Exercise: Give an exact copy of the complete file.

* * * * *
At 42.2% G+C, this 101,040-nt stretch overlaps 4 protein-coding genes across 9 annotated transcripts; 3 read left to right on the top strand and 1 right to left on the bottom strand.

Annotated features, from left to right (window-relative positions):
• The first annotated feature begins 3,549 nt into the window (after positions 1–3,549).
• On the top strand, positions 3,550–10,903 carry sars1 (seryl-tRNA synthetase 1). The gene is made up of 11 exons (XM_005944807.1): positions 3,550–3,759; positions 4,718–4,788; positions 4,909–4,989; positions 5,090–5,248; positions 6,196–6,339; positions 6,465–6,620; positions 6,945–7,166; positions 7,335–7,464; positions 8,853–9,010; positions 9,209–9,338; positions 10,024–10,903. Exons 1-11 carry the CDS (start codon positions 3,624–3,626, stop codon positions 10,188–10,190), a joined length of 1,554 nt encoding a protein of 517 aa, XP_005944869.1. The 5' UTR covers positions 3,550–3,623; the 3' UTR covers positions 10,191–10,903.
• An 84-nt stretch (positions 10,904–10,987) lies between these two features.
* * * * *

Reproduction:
At 42.2% G+C, this 101,040-nt stretch overlaps 4 protein-coding genes across 9 annotated transcripts; 3 read left to right on the top strand and 1 right to left on the bottom strand.

Annotated features, from left to right (window-relative positions):
• The first annotated feature begins 3,549 nt into the window (after positions 1–3,549).
• On the top strand, positions 3,550–10,903 carry sars1 (seryl-tRNA synthetase 1). The gene is made up of 11 exons (XM_005944807.1): positions 3,550–3,759; positions 4,718–4,788; positions 4,909–4,989; positions 5,090–5,248; positions 6,196–6,339; positions 6,465–6,620; positions 6,945–7,166; positions 7,335–7,464; positions 8,853–9,010; positions 9,209–9,338; positions 10,024–10,903. Exons 1-11 carry the CDS (start codon positions 3,624–3,626, stop codon positions 10,188–10,190), a joined length of 1,554 nt encoding a protein of 517 aa, XP_005944869.1. The 5' UTR covers positions 3,550–3,623; the 3' UTR covers positions 10,191–10,903.
• An 84-nt stretch (positions 10,904–10,987) lies between these two features.